Elections

Democratic Primary Vote Down Millions, GOP Vote Up Millions

REUTERS/Kevin Lamarque

Alex Pfeiffer White House Correspondent

The Republican Party might very well be coming apart at the seams, but the same time it is getting millions of new voters in the primary while almost a quarter fewer voters than 2008 are participating in the Democratic primary.

Following Mitt Romney’s lose in 2012 the Republican National Committee released an “autopsy” in which they identified ways to grow the party. The report found that the Republican party would need to become “inclusive” and appeal to women and Hispanics.

Despite effectively eschewing this strategy in 2016, the Republican Party has experienced an increase of 55 percent in turnout so far this primary, according to figures provided to The Daily Caller by the RNC. Compared to 2008, Democratic turnout is down 21 percent.

It is certainly easy to tie this increased turnout to Donald Trump. The outspoken billionaire has certainly dominated the national conversation, which in turn brings attention to the GOP primary. Though it is important to note these new primary voters are not all Trump supporters. As TheDC reported Thursday, turnout is up across the board for all candidates. When Texas Sen. [crscore]Ted Cruz[/crscore] won Wisconsin, he did so with more than double the amount of votes John McCain got when he won the Badger State in 2008.

Here are some more figures about turnout changes for the respective parties.

5,000,000 More voters have voted Republican in 2016
57% Of voters this year have voted GOP
43% Of voters this year have voted Dem
28 of 33 Number of states Dem turnout is down
29 of 34 Number of states GOP turnout is up
-4,000,000 Less people have voted Dem vs 2008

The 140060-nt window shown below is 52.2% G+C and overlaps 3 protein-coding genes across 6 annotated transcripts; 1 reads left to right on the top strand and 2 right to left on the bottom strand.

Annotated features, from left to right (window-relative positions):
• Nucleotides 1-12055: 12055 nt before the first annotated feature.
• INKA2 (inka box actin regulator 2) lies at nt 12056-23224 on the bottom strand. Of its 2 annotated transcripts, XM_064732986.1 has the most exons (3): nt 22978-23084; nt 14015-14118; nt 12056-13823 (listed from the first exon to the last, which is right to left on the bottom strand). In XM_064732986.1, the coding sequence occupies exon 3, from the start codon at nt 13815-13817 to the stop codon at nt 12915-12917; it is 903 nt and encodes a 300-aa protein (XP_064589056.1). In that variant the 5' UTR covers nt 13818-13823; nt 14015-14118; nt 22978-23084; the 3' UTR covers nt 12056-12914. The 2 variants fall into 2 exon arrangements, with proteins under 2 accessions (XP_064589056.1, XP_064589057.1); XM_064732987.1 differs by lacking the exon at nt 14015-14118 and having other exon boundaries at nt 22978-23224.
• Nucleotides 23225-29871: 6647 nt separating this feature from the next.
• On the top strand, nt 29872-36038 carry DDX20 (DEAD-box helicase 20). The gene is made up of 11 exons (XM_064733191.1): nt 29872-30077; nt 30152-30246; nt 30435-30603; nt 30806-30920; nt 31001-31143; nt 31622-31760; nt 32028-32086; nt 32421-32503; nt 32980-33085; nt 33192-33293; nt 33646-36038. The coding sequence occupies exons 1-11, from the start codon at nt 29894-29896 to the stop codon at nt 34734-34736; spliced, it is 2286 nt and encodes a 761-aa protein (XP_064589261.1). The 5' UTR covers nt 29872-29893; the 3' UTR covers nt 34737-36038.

8,000,000 More people have voted GOP vs 2012

The GOP has taken solace in these figures in the face of a tumultuous primary. RNC chair Reince Priebus has said, “While Democrats have seen turnout drop across the board, the record number of Republicans who have gone to the polls in each state shows the country is ready for change after eight years of failed leadership from President Obama.”

Paul Begala, longtime Clinton ally and adviser to pro-Hillary Super PAC Priorities USA Action, told TheDC, “the enthusiasm gap is my greatest concern as a Democrat. We simply must inspire and turn out our voters without the benefit of having [President] Obama on the ballot.”

He added, “I believe we have the solution, however, in Trump and Cruz. Those two knuckle-draggers will turn out progressive voters in droves.”

Typically it has been thought voters aren’t motivated to go to the polls to vote against a candidate. Geoffrey Skelley of the University of Virginia Center for Politics, however, pointed TheDC towards the 2012 American National Election Study. He said it “shows a plurality of voters have a more negative opinion of the other party than they have a positive one of their own party.”

“It’s been suggested that one motivation is showing up to vote against what you don’t like, so perhaps it could work for Clinton,” Skelley said.

Regarding the implications of primary turnout in the general election, he remarked, “It’s funny because one of the best years in history for Democratic turnout was 1988 and that ended up being a pretty ugly election in the general for Democrats in the end.”